The Marvel star takes us inside her transformation to a new kind of hero
GRAZIA: Elizabeth Olsen is a trooper. We are in a field in Surrey on the outskirts of the Marvel studios; it’s a biting minus one and she is standing in a Chanel broderie anglaise sundress and increasingly soggy UGG boots. Her feline cheekbones face skywards, but Olsen is slowly sinking into the mud, trilling out high notes to keep herself warm (possibly distracted) and of course with spirits high. “It was the wind I think, that was worse than the sideways rain,” she jokes as we trundle back to the soundstage hangar that we are using as a studio. It’s the kind of moment that could go viral on Instagram, that is, if Olsen were on social media. Yet one of the biggest stars of our current cultural moment is completely offline – and that surprising fact might just be the least interesting thing about her. If anything, it is a sign of how Olsen has come into her own as a confident, decisive star with the power to create her own universe.
On the cusp of her 32nd birthday, Olsen is fastidious and professional, yes, but also bright, engaging, creative, and collaborative. Born and raised in the California sunshine, she is surprisingly at ease in the blustery conditions that deluge the English countryside in late January – or, it’s that she’s very good at acting. “It was one of the ugliest days of this winter – just hilarious – but I knew we wanted the shot,” the 31-year-old actress says.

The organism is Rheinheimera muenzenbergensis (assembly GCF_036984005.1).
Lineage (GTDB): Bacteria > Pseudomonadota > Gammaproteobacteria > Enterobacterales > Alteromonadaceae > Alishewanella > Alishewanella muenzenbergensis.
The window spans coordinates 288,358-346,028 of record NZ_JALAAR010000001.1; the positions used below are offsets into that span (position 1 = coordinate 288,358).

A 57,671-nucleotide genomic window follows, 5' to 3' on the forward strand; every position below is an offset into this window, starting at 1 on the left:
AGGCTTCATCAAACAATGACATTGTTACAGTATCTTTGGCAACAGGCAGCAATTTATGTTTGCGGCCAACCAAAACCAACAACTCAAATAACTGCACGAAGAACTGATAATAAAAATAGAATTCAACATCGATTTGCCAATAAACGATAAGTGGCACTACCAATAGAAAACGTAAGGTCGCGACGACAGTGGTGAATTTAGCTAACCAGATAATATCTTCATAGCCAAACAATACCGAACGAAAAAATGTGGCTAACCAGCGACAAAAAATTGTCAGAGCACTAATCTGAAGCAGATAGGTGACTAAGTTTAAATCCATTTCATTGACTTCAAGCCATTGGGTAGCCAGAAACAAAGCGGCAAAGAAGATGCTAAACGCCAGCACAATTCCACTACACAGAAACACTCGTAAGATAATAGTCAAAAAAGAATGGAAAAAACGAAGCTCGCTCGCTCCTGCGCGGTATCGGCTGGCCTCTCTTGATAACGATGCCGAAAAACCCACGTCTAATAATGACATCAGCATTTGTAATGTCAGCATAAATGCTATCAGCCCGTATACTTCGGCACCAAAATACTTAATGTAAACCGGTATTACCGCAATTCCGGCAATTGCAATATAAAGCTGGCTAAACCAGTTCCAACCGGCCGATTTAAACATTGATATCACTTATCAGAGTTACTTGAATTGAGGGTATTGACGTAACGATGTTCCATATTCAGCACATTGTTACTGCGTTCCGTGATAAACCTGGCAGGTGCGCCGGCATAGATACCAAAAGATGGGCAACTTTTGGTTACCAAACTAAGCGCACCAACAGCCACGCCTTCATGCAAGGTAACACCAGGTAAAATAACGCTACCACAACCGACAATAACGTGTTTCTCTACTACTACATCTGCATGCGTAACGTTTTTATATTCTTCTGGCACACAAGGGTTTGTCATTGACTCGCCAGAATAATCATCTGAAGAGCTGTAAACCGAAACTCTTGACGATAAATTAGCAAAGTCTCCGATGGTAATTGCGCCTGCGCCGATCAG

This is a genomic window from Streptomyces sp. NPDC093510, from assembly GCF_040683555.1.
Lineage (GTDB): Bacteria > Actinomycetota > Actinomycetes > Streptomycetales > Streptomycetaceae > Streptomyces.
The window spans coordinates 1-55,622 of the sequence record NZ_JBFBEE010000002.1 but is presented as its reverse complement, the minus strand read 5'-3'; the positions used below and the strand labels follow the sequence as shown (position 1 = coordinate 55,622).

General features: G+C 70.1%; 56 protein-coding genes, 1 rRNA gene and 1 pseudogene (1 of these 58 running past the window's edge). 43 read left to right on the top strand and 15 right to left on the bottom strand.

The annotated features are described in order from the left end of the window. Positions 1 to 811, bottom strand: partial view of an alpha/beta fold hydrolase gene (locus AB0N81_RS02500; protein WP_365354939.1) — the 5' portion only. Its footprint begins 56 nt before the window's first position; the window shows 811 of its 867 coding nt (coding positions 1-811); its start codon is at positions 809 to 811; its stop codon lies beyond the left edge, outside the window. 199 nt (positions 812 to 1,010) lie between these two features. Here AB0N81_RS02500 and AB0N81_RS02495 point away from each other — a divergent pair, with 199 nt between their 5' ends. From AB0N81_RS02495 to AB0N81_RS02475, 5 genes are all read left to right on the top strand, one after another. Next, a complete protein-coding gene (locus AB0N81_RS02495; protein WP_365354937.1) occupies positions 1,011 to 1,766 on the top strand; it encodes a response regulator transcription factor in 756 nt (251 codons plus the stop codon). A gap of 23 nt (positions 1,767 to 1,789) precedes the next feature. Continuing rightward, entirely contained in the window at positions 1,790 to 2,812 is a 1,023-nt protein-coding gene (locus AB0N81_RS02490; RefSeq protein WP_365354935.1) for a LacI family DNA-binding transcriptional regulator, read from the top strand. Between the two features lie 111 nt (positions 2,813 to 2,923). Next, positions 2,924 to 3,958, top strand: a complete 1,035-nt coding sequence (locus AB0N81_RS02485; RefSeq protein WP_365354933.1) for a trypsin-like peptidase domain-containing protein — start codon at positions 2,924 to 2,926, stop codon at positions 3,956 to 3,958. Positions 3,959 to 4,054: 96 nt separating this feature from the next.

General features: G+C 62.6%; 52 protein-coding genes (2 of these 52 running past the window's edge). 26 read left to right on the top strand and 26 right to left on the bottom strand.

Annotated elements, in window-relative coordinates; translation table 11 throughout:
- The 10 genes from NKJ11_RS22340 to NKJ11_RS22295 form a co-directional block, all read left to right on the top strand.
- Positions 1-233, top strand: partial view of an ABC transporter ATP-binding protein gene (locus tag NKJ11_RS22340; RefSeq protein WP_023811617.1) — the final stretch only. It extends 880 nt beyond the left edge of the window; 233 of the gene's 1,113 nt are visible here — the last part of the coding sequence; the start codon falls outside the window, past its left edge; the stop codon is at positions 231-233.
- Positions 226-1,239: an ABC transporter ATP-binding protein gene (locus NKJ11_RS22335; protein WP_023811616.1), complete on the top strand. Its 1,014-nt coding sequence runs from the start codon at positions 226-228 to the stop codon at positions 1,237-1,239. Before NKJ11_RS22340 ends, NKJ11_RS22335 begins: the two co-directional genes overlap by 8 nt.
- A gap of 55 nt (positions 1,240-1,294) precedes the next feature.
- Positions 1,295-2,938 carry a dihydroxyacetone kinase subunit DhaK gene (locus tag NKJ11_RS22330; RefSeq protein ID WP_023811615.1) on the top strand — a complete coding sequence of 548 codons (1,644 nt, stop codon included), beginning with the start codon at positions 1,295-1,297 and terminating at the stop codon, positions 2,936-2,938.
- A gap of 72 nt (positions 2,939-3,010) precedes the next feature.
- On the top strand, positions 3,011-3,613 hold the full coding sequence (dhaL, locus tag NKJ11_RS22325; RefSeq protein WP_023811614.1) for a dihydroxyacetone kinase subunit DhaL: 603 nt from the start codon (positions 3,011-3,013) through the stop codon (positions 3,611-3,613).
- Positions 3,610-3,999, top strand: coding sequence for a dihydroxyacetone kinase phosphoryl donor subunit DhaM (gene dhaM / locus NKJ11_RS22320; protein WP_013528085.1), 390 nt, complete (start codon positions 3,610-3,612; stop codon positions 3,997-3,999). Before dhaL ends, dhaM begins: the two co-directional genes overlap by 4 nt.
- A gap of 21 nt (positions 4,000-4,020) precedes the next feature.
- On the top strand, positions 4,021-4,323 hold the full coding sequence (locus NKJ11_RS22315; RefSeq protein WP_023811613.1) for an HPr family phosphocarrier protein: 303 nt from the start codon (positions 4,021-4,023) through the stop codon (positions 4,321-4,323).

Since October, Olsen’s been living in the leafy British countryside with her “man-guy-partner,” musician Robbie Arnett, just a short drive to the Surrey compound where Doctor Strange is being filmed. It’s a closed set, masked in secrecy as much as the socially distanced masked crew dotted all over the 200-acre studio. “It feels right being in a small city right now,” she says.
Of course, more than ever, it feels right being an Avenger. Olsen will be reprising her role as Wanda Maximoff (nom de plume Scarlet Witch) in Doctor Strange, following the rampant success of Marvel’s current miniseries (and first foray into television) WandaVision, starring Olsen and Paul Bettany. Olsen has been part of the Marvel cinematic universe (and one of the most successful film franchises of the last decade) since 2014 when she cameoed in Captain America. Bridging nostalgia and action, the buzz of WandaVision is global: from critics to comic book fans, and almost everyone else. It is arguably one of the most meta screen offerings in a long time, arriving on our screens in television’s Renaissance.
Indeed, Olsen is a modern-day Renaissance woman. Learned and dedicated to her craft, she studied at New York University’s Tisch School of the Arts, with a semester at the Moscow Art Theatre School studying Stanislavski. (Surely, no matter how much of a genius the Russian theatre master was, he never could have conceived of the Marvel universe.)
Approached with the concept of WandaVision, “I thought it was perfect for television, and a very original idea that made me excited,” Olsen says. Also, she was happy she would get to work with Bettany again: “He’s very precise, like me.”